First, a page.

Category Archives: Media

Winnipeg Fundraiser for the Australian Bushfires

The devastating bushfires in Australia are continuing to take an almost unimaginable toll on that country. At least 34 people have died, livelihoods have been lost, countless native animals and livestock populations have been decimated, and millions of hectares of land have been burned beyond recognition.

To help those in need, the Down Under Club of Winnipeg (DUCW) is organising a large local Bud ‘n Spud Fundraiser with monies raised sent to the Australian Red Cross through the Canadian Red Cross office in Winnipeg.

PLEASE NOTE that tickets are only available until end of day on Monday February 18.

  • When — Saturday February 22, 2020, from 5:00 to 8:00 pm
  • Where — Nashville’s Event Centre at Canad Inns Destination Centre Transcona (826 Regent Ave West)
  • Cost — $20 (tickets purchased by Monday February 18) for your choice of either a chicken/baked potato or pasta/pizza dinner with Caesar salad, garlic breadstick, and one complimentary beverage
  • Tickets — to purchase tickets or to make a donation, contact Peter Debenham at 204-955-0393
  • For more information — Peter Munn at 204-237-1805 or Jenny Gates at

In addition to the Silent Auction, 50/50, door prizes, spot prizes, Aussie music and didgeridoo, there will be several speeches and presentations from members of the Australian and New Zealand community, as well as local individuals and dignitaries, and we will acknowledge those members of the Canadian Interagency Forest Fire Centre who have returned from Australia after helping with the fires.

The event will be co-emceed by Beau from 99.9 BOB FM and Jenny from the DUCW.

On behalf of the members of the DUCW and the people of Australia, THANK YOU for joining us in helping those affected by these devastating bushfires, the impact of which will be felt long after the fires are extinguished.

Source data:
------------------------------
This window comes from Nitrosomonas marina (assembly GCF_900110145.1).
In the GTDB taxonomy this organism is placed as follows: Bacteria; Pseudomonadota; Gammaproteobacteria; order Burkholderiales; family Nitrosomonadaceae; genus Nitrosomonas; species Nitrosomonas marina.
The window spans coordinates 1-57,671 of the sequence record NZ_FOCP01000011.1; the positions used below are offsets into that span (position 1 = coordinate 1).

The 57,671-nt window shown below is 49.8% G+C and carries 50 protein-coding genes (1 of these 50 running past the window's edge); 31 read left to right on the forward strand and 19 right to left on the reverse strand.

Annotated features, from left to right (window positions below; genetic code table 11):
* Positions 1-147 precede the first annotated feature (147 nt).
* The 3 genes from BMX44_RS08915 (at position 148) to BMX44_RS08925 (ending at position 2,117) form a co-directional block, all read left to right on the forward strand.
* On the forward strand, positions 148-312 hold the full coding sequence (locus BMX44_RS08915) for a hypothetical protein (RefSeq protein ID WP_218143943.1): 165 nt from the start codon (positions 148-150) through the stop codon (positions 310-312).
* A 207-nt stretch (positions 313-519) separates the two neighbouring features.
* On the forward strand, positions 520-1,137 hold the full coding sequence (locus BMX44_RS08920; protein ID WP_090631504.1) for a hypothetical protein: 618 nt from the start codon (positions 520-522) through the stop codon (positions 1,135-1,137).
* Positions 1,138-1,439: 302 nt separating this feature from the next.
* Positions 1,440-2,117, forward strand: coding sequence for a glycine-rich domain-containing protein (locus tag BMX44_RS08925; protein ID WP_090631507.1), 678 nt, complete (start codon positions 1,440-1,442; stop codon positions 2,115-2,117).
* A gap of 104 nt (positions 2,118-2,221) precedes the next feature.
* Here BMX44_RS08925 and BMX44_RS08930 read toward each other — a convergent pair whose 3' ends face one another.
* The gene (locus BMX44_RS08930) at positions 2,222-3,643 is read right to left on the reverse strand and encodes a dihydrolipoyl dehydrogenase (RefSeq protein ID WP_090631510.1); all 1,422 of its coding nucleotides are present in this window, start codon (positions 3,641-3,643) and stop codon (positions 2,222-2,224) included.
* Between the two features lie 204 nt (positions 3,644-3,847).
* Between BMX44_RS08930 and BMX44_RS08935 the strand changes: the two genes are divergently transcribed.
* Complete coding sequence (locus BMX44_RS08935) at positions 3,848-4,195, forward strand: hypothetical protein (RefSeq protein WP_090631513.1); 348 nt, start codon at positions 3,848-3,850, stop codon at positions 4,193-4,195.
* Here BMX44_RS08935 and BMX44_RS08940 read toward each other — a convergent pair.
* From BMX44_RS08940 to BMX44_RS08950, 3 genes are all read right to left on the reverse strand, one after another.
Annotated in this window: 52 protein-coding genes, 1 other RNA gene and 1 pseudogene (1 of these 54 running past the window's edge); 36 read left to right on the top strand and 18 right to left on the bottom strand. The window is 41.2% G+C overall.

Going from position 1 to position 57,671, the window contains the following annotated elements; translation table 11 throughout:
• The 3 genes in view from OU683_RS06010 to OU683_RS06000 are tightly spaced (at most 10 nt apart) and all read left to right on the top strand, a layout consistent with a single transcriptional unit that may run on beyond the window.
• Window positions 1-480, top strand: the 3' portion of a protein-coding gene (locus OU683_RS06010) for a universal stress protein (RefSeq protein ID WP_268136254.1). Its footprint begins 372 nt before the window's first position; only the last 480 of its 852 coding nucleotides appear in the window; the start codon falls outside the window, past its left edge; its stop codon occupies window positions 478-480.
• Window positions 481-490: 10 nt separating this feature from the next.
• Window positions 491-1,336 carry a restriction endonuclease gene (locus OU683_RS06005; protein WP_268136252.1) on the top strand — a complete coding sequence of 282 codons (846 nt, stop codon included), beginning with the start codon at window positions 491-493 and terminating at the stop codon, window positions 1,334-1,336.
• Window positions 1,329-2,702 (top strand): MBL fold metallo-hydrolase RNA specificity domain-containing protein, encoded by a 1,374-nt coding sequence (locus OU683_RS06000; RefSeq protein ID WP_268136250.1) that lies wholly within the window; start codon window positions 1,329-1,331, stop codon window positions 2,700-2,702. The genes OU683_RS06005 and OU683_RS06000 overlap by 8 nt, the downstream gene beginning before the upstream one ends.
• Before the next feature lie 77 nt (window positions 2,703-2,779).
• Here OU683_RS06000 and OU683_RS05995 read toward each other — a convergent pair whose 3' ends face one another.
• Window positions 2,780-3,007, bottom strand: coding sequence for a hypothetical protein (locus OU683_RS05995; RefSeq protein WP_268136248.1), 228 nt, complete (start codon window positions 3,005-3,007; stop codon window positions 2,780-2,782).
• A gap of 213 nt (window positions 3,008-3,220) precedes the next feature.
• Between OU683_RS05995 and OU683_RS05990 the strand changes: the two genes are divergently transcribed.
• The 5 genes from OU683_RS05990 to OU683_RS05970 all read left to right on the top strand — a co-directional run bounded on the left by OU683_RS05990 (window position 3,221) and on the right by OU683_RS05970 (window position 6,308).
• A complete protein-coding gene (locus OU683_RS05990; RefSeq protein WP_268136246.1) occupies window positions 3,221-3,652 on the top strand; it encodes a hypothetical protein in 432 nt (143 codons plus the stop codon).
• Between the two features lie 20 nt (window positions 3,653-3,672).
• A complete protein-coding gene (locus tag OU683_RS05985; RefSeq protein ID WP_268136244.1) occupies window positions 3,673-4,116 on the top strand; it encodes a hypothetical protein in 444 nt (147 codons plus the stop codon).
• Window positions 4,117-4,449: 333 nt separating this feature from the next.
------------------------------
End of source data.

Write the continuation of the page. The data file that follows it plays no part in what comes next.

• Jenny Gates, Media and Communications — 204-228-9959
  • Peter Munn, President — 204-237-1805
  • Peter Debenham, CPA, CA, DUCW Treasurer — 204-955-0393
  • Charlie Powell, Silent Auction Coordinator — 204-806-6965
  • EMAIL —

Top two ‘most positive’ countries

A very interesting article from Global Citizen listing the results of a survey on perceptions of the five most peaceful countries in the world.

Earlier this summer, research firm Ipsos released their findings from a poll asking this question to over 18,000 people across 25 countries. They asked participants whether a handful of countries and supra-national governmental agencies (like the European Union) were “having an overall positive or a negative influence on world affairs.”

Their results might surprise you.

One of the entities is not even a country, and based on the fact you’re reading this post on this website, you’ll likely be pleased at #1 and #2.


Australia’s leadership lagging on social progress

Australia’s government is currently circulating a public survey, or something to that effect, on the topic of same-sex marriage. Many are questioning why that country’s leaders are taking this decision to this method of public consultation.

Online news source The Conversation writes in an editorial 

As the nation continues to wrangle over same-sex marriage – when much of the developed world has long since resolved the issue – it might be tempting to wonder if we’ve always been a little conservative on social change, hamstrung by a collective fear of the new. But as Frank Bongiorno writes, it hasn’t always been the case – you need only look at Australia’s early embrace of women’s suffrage, for example, to see that we were once pioneers rather than laggards on social progression.

What’s happening, Bongiorno argues, is a profound failure of leadership rather than any innate cultural problem. Political leaders are trailling behind public opinion rather than doing anything to influence it.

Read their whole story on the topic here.

Aussie Families

Here’s another interesting series by the Aussie online editors of ‘The Conversation’ – and probably worthy of our DUCW readership’s attention…

Check it out here.

Our politicians talk a lot about “families”, but what do they really mean when they use this term? What does a modern Australian family look like and how does it compare with ten, 20 or even 30 years ago? In our ten-part series launching today, we examine some major changes in family and relationships, and how that might in turn reshape law, policy and our idea of ourselves.